Common sense dictates that crime rates have an impact on house prices. It also dictates that it would be pointless to compare crime rates and property prices between, say, Leeds and Portsmouth. If you were looking for somewhere to live, you might narrow it down to a general area and then prefer a sub-area within that that had a lower crime rate. Theoretically this should lead to higher demand, hence higher prices in these lower crime sub areas
To measure the effect, I look at one square mile areas compared to the surrounding two square mile area. I then measure the percent difference in crime rate (the total number of crimes divided by the number of postcodes) and the difference in median prices between the inner and outer areas. Each point in the plot below represents a one square mile area in England:
As you can see, the lower the crime rate compared to surrounding areas, the higher the house price. The x-axis represents the difference in crime rates between a square and its surrounding square – 200 meaning that it has a 200% higher crime rate than surrounding areas. The median house price difference is plotted on the y-axis, where e.g., 150 means that the median house price in the square was 150% higher than the surrounding square.The fact that the graph slopes from left to right suggests that there is an inverse relationship between relative crime rates and house prices.
Estimate Std. Error t value Pr(>|t|) (Intercept) 11.550501 0.411319 28.08 <2e-16 *** Price Diff -0.153062 0.005883 -26.02 <2e-16 *** --- Signif. codes: 0 ‘***’ 0.001 ‘**’ 0.01 ‘*’ 0.05 ‘.’ 0.1 ‘ ’ 1 Residual standard error: 28.32 on 4904 degrees of freedom Multiple R-squared: 0.1213, Adjusted R-squared: 0.1211
So, for every percent increase in the difference in crime rate between an area and its surroundings, the median price drops by -0.16%. Furthermore, approximately 13% of the variability in house prices in an area with respect to its surrounding areas is explained by crime rates. I’ll explain what this means shortly.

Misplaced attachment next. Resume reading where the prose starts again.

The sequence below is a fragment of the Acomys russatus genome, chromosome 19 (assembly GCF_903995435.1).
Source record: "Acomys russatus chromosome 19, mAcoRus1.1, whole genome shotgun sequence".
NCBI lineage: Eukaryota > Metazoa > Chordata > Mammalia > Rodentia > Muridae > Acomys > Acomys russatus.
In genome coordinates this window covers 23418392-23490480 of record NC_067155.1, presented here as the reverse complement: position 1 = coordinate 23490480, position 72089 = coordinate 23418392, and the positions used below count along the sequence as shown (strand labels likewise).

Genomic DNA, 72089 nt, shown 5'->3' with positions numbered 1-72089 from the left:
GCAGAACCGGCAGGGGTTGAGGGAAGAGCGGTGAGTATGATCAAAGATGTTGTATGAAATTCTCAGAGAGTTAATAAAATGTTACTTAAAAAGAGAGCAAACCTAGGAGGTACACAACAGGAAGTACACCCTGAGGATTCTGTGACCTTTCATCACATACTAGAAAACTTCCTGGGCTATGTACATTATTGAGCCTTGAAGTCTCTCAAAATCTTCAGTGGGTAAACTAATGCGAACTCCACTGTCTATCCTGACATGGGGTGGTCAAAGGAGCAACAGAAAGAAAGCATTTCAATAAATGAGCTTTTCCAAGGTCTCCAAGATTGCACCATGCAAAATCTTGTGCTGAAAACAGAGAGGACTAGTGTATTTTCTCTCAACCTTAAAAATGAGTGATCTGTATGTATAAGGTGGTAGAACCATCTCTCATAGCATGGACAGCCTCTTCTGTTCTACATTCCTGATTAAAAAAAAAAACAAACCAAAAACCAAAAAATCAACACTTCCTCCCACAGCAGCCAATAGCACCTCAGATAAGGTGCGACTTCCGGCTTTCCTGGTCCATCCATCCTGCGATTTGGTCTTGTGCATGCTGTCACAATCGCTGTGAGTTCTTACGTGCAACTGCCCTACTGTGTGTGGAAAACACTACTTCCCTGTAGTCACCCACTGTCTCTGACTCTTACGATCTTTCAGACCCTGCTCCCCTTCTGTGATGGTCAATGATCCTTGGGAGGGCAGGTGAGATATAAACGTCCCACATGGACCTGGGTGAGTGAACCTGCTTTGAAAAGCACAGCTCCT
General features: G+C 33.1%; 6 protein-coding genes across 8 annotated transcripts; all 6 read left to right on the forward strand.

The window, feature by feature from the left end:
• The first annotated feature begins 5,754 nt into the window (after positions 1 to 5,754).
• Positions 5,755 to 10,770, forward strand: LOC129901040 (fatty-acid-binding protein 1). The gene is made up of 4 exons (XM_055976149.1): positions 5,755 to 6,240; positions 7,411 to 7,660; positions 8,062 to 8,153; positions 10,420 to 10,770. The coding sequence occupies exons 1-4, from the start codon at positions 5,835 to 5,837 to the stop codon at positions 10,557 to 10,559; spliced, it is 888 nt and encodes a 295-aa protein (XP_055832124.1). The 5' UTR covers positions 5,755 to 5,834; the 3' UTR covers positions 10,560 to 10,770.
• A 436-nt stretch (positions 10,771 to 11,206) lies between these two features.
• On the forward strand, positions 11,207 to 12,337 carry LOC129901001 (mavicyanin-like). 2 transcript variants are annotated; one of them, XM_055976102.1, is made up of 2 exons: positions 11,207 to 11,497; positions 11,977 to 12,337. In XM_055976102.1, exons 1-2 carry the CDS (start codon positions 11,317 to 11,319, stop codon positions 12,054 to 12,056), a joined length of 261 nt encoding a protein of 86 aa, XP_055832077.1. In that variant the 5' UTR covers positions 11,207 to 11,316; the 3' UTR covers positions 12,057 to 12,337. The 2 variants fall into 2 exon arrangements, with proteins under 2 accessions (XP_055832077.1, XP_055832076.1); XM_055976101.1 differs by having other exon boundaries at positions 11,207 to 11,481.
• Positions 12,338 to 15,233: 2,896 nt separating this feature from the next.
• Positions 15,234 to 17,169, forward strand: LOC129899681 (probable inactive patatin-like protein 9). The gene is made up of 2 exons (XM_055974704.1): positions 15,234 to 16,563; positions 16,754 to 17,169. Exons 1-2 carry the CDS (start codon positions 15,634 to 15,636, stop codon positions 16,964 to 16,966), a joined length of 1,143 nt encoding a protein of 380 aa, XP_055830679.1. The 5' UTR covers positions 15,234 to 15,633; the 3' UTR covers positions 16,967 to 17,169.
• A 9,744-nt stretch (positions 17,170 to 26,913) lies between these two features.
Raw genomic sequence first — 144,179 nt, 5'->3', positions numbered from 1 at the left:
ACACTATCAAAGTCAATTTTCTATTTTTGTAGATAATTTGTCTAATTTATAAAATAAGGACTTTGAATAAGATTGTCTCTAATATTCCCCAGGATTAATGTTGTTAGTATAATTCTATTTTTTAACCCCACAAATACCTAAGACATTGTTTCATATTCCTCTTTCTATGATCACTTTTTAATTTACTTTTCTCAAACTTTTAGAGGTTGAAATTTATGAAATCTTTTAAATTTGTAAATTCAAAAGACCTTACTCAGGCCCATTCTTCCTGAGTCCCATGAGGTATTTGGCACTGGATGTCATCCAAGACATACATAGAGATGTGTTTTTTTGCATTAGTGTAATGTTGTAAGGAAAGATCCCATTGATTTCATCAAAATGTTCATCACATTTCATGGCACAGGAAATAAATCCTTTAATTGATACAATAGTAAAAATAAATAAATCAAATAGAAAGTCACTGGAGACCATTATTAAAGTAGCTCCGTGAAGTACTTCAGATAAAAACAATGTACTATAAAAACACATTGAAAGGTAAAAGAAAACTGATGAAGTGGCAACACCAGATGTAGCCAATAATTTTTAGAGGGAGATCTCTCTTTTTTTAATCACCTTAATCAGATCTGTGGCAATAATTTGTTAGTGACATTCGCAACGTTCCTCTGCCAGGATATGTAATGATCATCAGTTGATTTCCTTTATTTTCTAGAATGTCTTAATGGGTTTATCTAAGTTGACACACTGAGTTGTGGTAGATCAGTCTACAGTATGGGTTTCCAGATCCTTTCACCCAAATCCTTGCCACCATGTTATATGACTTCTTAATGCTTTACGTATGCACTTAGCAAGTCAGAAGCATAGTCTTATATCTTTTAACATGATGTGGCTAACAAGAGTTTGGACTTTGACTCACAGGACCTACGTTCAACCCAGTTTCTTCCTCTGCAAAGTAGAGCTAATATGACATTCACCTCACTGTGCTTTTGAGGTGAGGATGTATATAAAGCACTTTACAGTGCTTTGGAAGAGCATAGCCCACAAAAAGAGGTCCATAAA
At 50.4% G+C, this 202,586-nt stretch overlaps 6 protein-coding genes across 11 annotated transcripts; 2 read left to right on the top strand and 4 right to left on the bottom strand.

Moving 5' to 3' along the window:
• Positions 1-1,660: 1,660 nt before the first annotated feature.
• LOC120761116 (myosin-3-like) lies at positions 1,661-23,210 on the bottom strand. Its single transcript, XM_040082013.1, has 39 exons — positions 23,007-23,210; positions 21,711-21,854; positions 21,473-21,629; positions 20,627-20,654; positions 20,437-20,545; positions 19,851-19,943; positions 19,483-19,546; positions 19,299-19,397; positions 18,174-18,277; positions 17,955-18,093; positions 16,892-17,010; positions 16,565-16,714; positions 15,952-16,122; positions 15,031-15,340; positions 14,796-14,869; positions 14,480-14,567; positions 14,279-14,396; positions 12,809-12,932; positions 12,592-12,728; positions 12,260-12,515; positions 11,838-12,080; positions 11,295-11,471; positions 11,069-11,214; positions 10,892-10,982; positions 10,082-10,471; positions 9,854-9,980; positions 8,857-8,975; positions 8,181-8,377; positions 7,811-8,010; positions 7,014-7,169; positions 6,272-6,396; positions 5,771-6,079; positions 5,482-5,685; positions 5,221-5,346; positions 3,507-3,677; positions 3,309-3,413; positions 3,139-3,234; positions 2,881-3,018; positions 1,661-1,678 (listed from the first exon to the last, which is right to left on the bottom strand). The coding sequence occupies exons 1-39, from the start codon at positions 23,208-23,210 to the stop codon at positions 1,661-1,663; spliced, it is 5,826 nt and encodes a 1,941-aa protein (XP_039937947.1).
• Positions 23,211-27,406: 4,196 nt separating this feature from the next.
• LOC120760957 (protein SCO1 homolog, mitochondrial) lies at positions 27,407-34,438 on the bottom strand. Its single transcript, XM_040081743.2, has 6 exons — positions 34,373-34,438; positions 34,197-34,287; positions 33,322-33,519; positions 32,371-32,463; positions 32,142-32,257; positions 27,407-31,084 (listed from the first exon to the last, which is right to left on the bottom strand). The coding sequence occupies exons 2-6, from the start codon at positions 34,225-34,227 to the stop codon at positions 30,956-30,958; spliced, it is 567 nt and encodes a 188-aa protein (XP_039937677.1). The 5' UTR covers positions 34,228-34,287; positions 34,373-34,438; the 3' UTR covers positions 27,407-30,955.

The relationship is made clearer when the graph is taken at a log scale
What areas of the UK are covered?
There are 3414 points in the graph above, covering 3414 sq miles of area in England, specifically the areas shown below:
The criteria for inclusion are having over 30 postcodes in the square mile and at least twice as many in the surrounding two square mile area, having at least 15 property sales between March and July 2018 and at least 15 reported crimes in the same period.The postcode criteria are meant to exclude any isolated one square mile areas that don’t have surrounding populated areas. Also excluded are places like Birmingham and Manchester city centres and Covent Garden in London that have a far higher postcode density than surrounding areas.
How do the measurements work?
In the map below, the area being measured is in the inner square, while the area it is being compared to is outlined by the outer square. The inner square is 1×1 mile, while the outer area is 2×2 miles.
For the area above, these are what the numbers look like from September 2017 to August 2018:
|Num Postcodes||Num Crimes||Crime Rate||Median Price|
What this means is that the inner square has a 229% higher crime rate than the surrounding area and that house prices are 2.99% lower. The crime rate is calculated as the number of crimes divided by the number of postcodes in an area. I showed previously that there is a linear relationship between the number of postcodes and the number of crimes, so this will adjust for that.
What about changes over time?
Another way to measure the impact on crime on house prices is to see if there is any correlation between a decrease/increase in crimes and house prices over time in the same square. To do this I took crime rates and prices between March and July of each of 2016, 2017 and 2018.
As opposed to the relationship between adjacent areas, there is no apparent relationship between change in crime vs change in price. The only interesting thing about this plot is that the majority of areas experienced a decline in crime over a two year period as shown by the clustering of points to the left of the zero-line for percentage change in crime.
Coming back to the original graph showing the increase in house prices as crime rates decline compared to surrounding areas, I want to look at some of the outliers (adjacent places that have the same crime rate but very different house prices and vice versa).
The first interesting outlier is Belgravia in London with a 160% higher price than its surrounding areas and 16.69% higher crime rate.
The more interesting outlier is this square mile near Runcorn with prices 215% higher and crime rate 54% higher as well.
Clearly there are factors other than crime rates that go into the desirability of certain areas.
So to put it simply, yes there is an effect of the relative rates of crime on price when you compare an area with its immediate surroundings. Maybe over a longer term a decline in crime rates does increase prices, but in the short term (one year) that effect is not visible.